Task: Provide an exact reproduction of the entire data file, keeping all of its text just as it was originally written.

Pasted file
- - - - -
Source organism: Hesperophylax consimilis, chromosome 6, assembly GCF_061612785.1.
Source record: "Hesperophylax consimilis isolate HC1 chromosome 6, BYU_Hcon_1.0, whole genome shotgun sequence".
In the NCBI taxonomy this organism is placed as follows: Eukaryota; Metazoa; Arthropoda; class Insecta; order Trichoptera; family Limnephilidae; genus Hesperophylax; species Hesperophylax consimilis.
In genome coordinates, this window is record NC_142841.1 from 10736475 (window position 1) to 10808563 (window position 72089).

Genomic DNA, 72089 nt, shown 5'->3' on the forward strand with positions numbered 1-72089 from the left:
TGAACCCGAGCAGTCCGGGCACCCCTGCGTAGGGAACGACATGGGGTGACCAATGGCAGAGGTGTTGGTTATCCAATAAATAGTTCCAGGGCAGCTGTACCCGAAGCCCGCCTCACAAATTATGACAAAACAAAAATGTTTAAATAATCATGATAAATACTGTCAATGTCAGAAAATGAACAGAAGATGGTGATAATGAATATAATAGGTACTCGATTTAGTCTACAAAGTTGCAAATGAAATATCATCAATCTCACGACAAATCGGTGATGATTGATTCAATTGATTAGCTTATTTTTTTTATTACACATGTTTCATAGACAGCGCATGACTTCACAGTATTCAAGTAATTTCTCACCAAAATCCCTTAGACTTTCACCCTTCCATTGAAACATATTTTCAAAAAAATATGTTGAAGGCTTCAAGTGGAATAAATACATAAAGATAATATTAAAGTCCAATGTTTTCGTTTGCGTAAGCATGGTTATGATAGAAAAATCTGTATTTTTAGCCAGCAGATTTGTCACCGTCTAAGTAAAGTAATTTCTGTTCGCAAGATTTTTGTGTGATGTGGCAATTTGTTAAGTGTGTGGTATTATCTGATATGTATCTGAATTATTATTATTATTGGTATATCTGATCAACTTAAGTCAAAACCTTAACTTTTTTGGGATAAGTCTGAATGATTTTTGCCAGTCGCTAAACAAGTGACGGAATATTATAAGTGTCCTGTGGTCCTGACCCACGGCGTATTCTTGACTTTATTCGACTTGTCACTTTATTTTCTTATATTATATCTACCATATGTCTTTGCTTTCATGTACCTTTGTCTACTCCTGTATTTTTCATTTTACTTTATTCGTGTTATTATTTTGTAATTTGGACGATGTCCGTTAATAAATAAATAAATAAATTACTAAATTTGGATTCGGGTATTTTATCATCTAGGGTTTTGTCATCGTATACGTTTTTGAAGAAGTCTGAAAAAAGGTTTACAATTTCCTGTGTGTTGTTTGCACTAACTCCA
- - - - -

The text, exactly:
Source organism: Hesperophylax consimilis, chromosome 6, assembly GCF_061612785.1.
Source record: "Hesperophylax consimilis isolate HC1 chromosome 6, BYU_Hcon_1.0, whole genome shotgun sequence".
In the NCBI taxonomy this organism is placed as follows: Eukaryota; Metazoa; Arthropoda; class Insecta; order Trichoptera; family Limnephilidae; genus Hesperophylax; species Hesperophylax consimilis.
In genome coordinates, this window is record NC_142841.1 from 10736475 (window position 1) to 10808563 (window position 72089).

Genomic DNA, 72089 nt, shown 5'->3' on the forward strand with positions numbered 1-72089 from the left:
TGAACCCGAGCAGTCCGGGCACCCCTGCGTAGGGAACGACATGGGGTGACCAATGGCAGAGGTGTTGGTTATCCAATAAATAGTTCCAGGGCAGCTGTACCCGAAGCCCGCCTCACAAATTATGACAAAACAAAAATGTTTAAATAATCATGATAAATACTGTCAATGTCAGAAAATGAACAGAAGATGGTGATAATGAATATAATAGGTACTCGATTTAGTCTACAAAGTTGCAAATGAAATATCATCAATCTCACGACAAATCGGTGATGATTGATTCAATTGATTAGCTTATTTTTTTTATTACACATGTTTCATAGACAGCGCATGACTTCACAGTATTCAAGTAATTTCTCACCAAAATCCCTTAGACTTTCACCCTTCCATTGAAACATATTTTCAAAAAAATATGTTGAAGGCTTCAAGTGGAATAAATACATAAAGATAATATTAAAGTCCAATGTTTTCGTTTGCGTAAGCATGGTTATGATAGAAAAATCTGTATTTTTAGCCAGCAGATTTGTCACCGTCTAAGTAAAGTAATTTCTGTTCGCAAGATTTTTGTGTGATGTGGCAATTTGTTAAGTGTGTGGTATTATCTGATATGTATCTGAATTATTATTATTATTGGTATATCTGATCAACTTAAGTCAAAACCTTAACTTTTTTGGGATAAGTCTGAATGATTTTTGCCAGTCGCTAAACAAGTGACGGAATATTATAAGTGTCCTGTGGTCCTGACCCACGGCGTATTCTTGACTTTATTCGACTTGTCACTTTATTTTCTTATATTATATCTACCATATGTCTTTGCTTTCATGTACCTTTGTCTACTCCTGTATTTTTCATTTTACTTTATTCGTGTTATTATTTTGTAATTTGGACGATGTCCGTTAATAAATAAATAAATAAATTACTAAATTTGGATTCGGGTATTTTATCATCTAGGGTTTTGTCATCGTATACGTTTTTGAAGAAGTCTGAAAAAAGGTTTACAATTTCCTGTGTGTTGTTTGCACTAACTCCA